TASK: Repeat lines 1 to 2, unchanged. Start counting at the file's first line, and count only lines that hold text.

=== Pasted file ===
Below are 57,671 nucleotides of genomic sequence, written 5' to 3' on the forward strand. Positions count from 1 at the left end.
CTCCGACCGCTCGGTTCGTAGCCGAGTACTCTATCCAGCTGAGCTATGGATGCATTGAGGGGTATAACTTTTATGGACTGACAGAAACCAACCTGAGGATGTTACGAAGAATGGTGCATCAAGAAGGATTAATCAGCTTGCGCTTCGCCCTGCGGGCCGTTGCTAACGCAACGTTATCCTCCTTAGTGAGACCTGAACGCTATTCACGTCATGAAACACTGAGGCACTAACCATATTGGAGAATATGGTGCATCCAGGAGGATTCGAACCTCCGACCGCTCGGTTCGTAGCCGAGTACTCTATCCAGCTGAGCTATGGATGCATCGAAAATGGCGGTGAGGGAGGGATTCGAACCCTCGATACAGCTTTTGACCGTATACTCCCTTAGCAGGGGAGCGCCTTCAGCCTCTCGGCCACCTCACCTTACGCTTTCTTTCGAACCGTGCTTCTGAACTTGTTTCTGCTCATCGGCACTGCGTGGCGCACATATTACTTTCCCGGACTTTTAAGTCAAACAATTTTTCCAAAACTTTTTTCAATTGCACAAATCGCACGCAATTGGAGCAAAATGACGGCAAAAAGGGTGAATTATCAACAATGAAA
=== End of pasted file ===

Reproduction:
Below are 57,671 nucleotides of genomic sequence, written 5' to 3' on the forward strand. Positions count from 1 at the left end.
CTCCGACCGCTCGGTTCGTAGCCGAGTACTCTATCCAGCTGAGCTATGGATGCATTGAGGGGTATAACTTTTATGGACTGACAGAAACCAACCTGAGGATGTTACGAAGAATGGTGCATCAAGAAGGATTAATCAGCTTGCGCTTCGCCCTGCGGGCCGTTGCTAACGCAACGTTATCCTCCTTAGTGAGACCTGAACGCTATTCACGTCATGAAACACTGAGGCACTAACCATATTGGAGAATATGGTGCATCCAGGAGGATTCGAACCTCCGACCGCTCGGTTCGTAGCCGAGTACTCTATCCAGCTGAGCTATGGATGCATCGAAAATGGCGGTGAGGGAGGGATTCGAACCCTCGATACAGCTTTTGACCGTATACTCCCTTAGCAGGGGAGCGCCTTCAGCCTCTCGGCCACCTCACCTTACGCTTTCTTTCGAACCGTGCTTCTGAACTTGTTTCTGCTCATCGGCACTGCGTGGCGCACATATTACTTTCCCGGACTTTTAAGTCAAACAATTTTTCCAAAACTTTTTTCAATTGCACAAATCGCACGCAATTGGAGCAAAATGACGGCAAAAAGGGTGAATTATCAACAATGAAA